3. The Great Turning: From Empire to Earth Community by David Korten
    A recent release, 2006, by the author of another one of my favorite books, When Corporations Rule the World. It’s not even been out a year, yet I’ve read it at least three times, and some chapters over a half-dozen times. Korten writes how globalization is just the recent most manifestation of Empire, in stark contrast to Earth Community — a sustainable and democratic model, in contrast to “Empire” which is the embodiment of a “fortune for the few and misery for the many” scheme that has been the dominant theme throughout history. David Korten is no starry eyed hippie — he was an insider that worked for the global organs he now identifies as advancing the interests of Empire over Earth Community.

  4. The Long Emergency: Surviving the End of the Oil Age, Climate Change, and Other Converging Catastrophes of the Twenty-first Century by James Howard Kunstler
    A shocking read, one that is made truly gripping by the remarkable writing of Kunstler’s, who exposes how precarious our lifestyle predicated on the existence of cheap oil might be. Here is a review I penned of Kunstler’s work.

  5. A People’s History of the United States by Howard Zinn No doubt that this work has been a treasure for those of a progressive ilk, but I had never heard of it until a family member brought it home and informed me it was serving as their history textbook at school. From the very opening chapter, the reader is riveted by Columbus, the Indians and Human Progress where Zinn cites the logs of Columbus and Bartolome de las Casas, a priest who participated in the conquest of Cuba, showing the Spanish conquerors in a different light than is typically portrayed in the schoolroom. Not that the theme is about blame, judgment or condemnation — instead, a look at how traditional Columbus history telling glosses over enslavement and mass murder as the “price of progress”. Zinn aims to elucidate historical insight from the perspective of everyone else besides the political leaders and generals. Each successive chapter, covering a segment of American history from the point of view of slaves, the oppressed, war victims, civil rights protesters and even plain ordinary working Americans. Even if your political philosophy is diametrically opposed to Zinn’s, his “follow the money” approach of examining American history is much deeper than the shallow, jingoistic fare that is usually trotted out.

  6. Think and Grow Rich by Napoleon Hill
    An annual reading happenstance for me, this material should be part of every school child’s curriculum. Setting goals, repeating and reinforcing those goals every morning and every night is a bonafide recipe for success.

  7. The C Programming Language by Brian Kernighan, Dennis Ritchie
    Through the years, I’ve purchased reams and reams of computer books and sadly, the everlasting value of the lot of them is total nil. And typically, your average tome devoted to technology topics is chock full of pages and pages of unnecessary bloat. Even the few that are relevant and worthy for a short duration often take way too many words to lay the groundwork, explain a concept or illustrate a technique. Not the K&R book as it’s affectionally referred to. Terse, concise, succinct, less than 200 pages, but if you can grok and master, you can righteously call yourself a proficient programmer. This is the example that all computer books should strive for!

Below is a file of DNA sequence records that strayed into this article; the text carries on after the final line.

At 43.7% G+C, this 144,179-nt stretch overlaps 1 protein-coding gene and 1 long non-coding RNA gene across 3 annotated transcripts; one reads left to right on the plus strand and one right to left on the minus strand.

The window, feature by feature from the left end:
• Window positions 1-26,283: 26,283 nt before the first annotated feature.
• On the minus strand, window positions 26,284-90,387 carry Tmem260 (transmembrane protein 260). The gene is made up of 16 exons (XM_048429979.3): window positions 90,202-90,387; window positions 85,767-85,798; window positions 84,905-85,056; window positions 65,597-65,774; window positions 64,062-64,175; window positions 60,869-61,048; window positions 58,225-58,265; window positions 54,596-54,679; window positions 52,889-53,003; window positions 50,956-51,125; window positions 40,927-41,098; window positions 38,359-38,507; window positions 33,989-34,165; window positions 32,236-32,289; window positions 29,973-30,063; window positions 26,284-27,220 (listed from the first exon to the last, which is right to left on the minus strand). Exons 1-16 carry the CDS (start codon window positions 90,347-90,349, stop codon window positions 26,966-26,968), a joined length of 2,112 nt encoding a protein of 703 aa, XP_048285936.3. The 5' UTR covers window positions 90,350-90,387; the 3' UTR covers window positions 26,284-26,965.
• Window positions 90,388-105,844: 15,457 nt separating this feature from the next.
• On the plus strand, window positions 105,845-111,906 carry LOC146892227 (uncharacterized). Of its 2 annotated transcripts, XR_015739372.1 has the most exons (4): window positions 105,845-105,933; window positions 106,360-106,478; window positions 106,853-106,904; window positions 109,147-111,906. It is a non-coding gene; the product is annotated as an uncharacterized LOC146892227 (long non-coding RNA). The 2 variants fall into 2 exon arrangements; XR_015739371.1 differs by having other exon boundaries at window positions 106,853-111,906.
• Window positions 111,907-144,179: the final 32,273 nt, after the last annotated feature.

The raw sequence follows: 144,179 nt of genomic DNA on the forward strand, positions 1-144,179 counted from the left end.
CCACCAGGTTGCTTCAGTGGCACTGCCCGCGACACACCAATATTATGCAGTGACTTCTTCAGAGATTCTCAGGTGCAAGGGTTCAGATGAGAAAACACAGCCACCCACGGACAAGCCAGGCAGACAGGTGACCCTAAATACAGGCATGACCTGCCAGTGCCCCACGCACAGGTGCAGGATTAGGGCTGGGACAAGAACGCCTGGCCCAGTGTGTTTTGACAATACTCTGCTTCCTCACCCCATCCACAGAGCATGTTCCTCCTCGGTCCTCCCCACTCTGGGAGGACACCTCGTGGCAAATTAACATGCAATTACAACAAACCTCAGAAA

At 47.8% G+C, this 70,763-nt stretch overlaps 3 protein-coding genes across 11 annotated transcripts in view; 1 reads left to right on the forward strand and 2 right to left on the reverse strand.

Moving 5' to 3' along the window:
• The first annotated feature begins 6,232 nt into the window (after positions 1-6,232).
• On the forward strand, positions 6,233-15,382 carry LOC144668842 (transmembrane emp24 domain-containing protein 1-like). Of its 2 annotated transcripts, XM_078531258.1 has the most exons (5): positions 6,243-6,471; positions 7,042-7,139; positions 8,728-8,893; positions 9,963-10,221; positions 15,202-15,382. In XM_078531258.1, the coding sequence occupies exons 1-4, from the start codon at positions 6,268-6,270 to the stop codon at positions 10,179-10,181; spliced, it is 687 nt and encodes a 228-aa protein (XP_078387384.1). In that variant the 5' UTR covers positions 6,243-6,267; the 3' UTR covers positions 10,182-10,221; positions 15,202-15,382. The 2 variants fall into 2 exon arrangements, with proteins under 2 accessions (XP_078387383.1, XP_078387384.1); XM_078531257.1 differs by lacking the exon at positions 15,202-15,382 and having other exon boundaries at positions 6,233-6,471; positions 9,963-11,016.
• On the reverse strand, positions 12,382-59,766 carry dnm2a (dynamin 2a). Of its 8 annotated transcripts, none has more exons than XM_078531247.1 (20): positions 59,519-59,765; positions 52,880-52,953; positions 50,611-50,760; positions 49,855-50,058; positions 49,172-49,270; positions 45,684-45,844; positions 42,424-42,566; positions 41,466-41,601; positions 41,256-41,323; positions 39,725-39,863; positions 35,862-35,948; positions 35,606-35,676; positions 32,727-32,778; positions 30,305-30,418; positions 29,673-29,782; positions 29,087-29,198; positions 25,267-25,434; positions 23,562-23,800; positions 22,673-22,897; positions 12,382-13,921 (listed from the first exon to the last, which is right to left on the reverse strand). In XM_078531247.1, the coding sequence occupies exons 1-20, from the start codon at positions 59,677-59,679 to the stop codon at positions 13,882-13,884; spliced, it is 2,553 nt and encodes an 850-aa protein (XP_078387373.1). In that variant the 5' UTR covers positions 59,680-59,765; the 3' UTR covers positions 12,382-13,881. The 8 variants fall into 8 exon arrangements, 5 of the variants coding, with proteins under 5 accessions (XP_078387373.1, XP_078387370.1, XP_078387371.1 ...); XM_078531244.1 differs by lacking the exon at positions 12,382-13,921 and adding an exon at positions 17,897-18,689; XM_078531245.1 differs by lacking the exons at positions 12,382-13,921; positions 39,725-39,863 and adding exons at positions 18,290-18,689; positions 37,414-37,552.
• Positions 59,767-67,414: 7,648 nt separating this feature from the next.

8. The Singularity is Near: When Humans Transcend Biology by Ray Kurzweil
    This is a non-fiction work but it really reads like a science fiction novel. At least after the initial chapters — where Kurzweil lays out how Moore’s Law not only applies to integrated circuits, but to most all advancing technology, and he illustrates this with charts and graphs plotting it all out. From there, it’s a trip into how the GNR (Genetics, Nanotechnology, Robotics) threads ravel together will revolutionize life as we know it. Intelligent medical agent nanobots, self healing organs, downloadable brains, and the prediction that some living today will witness the coming of human immortality. Kurzweil believes it will be, and is carrying out measures to ensure his longevity to be here for it when his prediction comes to fruition.

  9. Godel, Escher, Bach: An Eternal Golden Braid by Douglas Hofstadter An extraordinary work, written in 1979, and a huge impetus in my career choice of computer science. I don’t really know how to describe it — a book about “strange loops”, winding together bits of Lewis Carroll, the art of M.C. Escher, the music of Bach with mathematician Kurt Gödel’s theorem of incompleteness. In the simplest form, his discovery entails the translation of the ancient Epimenides Paradox into mathematical terms. A mind blowing trip into paradoxes of finite v. infinite, mind v. machine, and relevancy for artificial intelligence research.

  10. Wealth and Democracy: A Political History of the American Rich by Kevin Phillips
    A cogent treatise on “wealth and democracy” in America. Packed full of charts and graphs along with profiles of the richest Americans in each historical era, Phillips chronicles the source of wealth for the upper crust. And how wars historically have dramatically realigned the picture. But the impactful piece is the portion where Phillips draws parallels of the United States with past powers England, Spain and Holland. How we are trending towards a second Gilded Age as contemporary financial powers entrench their aristocratic hold at the expense of us all and our total economic health. How the Reagan era brought forth a focus on FIRE (Finance, Insurance, Real Estate) business sectors while diminishing manufacturing and entrepreneurial ventures. Phillips is viewed as a “Republican turncoat” for this work, but I believe it to be most prescient. When favor is granted to those interesting in prolonging wealth off of that which is already built over those who build and make anew, that nation’s aggregate wealth is headed for a downward slope.